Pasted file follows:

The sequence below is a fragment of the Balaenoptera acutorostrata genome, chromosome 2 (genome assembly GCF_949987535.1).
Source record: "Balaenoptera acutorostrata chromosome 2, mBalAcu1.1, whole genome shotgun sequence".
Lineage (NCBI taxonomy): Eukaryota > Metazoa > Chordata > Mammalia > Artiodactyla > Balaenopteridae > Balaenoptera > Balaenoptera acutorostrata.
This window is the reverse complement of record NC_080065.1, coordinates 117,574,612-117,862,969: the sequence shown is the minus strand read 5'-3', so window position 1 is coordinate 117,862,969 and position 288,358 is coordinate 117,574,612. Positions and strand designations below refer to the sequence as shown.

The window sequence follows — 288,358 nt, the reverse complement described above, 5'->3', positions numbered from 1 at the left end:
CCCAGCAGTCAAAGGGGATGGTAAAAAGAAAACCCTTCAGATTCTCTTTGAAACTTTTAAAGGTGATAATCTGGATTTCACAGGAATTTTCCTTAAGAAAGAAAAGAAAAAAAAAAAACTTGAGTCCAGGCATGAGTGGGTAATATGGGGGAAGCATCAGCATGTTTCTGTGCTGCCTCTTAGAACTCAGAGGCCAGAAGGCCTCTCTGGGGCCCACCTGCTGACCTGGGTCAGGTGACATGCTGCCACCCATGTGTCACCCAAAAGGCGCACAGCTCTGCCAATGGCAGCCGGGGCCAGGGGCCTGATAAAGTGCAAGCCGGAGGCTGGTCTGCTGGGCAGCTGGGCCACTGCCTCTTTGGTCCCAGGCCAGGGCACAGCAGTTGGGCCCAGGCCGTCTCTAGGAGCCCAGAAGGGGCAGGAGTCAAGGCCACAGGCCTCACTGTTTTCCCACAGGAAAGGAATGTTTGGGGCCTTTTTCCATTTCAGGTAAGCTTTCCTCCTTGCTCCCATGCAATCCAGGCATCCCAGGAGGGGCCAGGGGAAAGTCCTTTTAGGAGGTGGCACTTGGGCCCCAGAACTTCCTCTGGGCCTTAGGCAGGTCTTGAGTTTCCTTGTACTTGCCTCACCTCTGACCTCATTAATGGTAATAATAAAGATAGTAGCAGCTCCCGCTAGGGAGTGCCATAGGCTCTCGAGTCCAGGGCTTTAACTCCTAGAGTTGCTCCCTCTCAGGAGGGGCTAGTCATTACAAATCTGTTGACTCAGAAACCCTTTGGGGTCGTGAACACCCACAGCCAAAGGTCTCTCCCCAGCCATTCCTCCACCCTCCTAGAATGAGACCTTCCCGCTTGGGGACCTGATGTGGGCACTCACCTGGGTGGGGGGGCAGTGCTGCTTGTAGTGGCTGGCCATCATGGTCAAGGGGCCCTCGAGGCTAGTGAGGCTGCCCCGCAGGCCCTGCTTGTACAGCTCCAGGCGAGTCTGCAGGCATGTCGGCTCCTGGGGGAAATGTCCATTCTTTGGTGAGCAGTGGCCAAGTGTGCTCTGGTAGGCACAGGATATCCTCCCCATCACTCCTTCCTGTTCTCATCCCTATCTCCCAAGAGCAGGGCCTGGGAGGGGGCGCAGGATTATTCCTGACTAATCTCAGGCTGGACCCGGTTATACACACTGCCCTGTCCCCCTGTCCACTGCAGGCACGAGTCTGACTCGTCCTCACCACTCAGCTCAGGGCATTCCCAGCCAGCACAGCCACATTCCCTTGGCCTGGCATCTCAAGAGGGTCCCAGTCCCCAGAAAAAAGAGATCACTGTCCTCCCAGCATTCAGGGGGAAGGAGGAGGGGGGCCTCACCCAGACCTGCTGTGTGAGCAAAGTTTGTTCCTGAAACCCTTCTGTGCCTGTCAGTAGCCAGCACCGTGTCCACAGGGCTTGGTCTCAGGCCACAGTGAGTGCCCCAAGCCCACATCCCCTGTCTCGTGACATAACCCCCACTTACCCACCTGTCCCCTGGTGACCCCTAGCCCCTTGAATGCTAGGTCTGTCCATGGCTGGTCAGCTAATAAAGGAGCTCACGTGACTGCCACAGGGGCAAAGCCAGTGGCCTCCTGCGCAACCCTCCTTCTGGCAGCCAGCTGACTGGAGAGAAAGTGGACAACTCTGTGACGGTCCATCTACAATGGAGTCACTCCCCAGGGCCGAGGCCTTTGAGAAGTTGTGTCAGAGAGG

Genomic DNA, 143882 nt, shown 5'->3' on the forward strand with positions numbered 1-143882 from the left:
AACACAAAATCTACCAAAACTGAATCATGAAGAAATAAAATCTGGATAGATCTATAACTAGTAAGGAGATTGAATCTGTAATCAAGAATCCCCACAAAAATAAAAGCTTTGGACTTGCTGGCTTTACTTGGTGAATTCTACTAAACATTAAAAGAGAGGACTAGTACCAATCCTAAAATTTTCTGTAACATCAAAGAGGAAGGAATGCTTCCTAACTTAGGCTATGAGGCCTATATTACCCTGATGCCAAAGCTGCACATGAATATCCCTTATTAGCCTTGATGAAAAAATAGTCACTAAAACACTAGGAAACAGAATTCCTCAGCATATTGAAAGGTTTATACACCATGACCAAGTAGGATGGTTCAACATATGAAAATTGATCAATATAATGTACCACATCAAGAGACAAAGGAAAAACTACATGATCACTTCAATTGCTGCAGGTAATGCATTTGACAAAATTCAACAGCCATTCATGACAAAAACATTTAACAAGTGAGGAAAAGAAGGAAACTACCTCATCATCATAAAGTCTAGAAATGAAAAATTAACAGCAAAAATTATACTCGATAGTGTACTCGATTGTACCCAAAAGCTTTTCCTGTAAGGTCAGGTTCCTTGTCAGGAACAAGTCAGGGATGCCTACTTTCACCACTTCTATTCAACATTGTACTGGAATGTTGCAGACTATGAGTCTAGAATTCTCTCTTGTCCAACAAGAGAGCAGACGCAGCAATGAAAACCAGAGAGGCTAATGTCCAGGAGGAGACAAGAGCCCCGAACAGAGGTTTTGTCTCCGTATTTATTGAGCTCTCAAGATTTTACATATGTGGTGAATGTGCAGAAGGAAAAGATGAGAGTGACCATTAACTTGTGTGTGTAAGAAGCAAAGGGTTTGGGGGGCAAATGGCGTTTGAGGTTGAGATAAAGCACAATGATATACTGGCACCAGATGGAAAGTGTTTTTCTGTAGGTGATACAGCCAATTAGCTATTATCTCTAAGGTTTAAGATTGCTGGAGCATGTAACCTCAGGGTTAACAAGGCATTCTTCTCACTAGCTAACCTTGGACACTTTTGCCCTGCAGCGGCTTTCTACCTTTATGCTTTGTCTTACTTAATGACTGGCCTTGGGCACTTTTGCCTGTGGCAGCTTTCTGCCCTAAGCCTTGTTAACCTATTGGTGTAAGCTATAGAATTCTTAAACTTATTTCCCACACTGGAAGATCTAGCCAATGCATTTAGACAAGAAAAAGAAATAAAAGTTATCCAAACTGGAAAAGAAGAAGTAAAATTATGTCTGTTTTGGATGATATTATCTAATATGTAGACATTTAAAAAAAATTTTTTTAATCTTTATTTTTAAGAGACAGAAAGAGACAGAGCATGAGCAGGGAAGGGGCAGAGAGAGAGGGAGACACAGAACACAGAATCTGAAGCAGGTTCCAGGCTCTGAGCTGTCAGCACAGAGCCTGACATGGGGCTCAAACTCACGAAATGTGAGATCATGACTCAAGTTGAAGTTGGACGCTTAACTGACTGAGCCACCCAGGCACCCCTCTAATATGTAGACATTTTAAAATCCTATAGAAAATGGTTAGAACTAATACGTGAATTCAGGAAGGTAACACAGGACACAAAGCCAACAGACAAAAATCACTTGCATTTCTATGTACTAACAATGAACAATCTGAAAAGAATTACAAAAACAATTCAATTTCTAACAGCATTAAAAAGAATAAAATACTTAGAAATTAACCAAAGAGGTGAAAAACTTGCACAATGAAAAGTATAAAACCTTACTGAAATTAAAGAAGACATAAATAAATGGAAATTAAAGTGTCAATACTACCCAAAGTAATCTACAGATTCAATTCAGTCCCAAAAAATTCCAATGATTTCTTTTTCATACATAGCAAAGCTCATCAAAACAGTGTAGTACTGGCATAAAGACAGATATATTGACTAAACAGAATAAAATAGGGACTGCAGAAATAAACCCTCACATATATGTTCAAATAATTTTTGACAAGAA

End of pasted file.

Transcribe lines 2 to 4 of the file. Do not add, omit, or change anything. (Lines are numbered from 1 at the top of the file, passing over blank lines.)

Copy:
Source record: "Balaenoptera acutorostrata chromosome 2, mBalAcu1.1, whole genome shotgun sequence".
Lineage (NCBI taxonomy): Eukaryota > Metazoa > Chordata > Mammalia > Artiodactyla > Balaenopteridae > Balaenoptera > Balaenoptera acutorostrata.
This window is the reverse complement of record NC_080065.1, coordinates 117,574,612-117,862,969: the sequence shown is the minus strand read 5'-3', so window position 1 is coordinate 117,862,969 and position 288,358 is coordinate 117,574,612. Positions and strand designations below refer to the sequence as shown.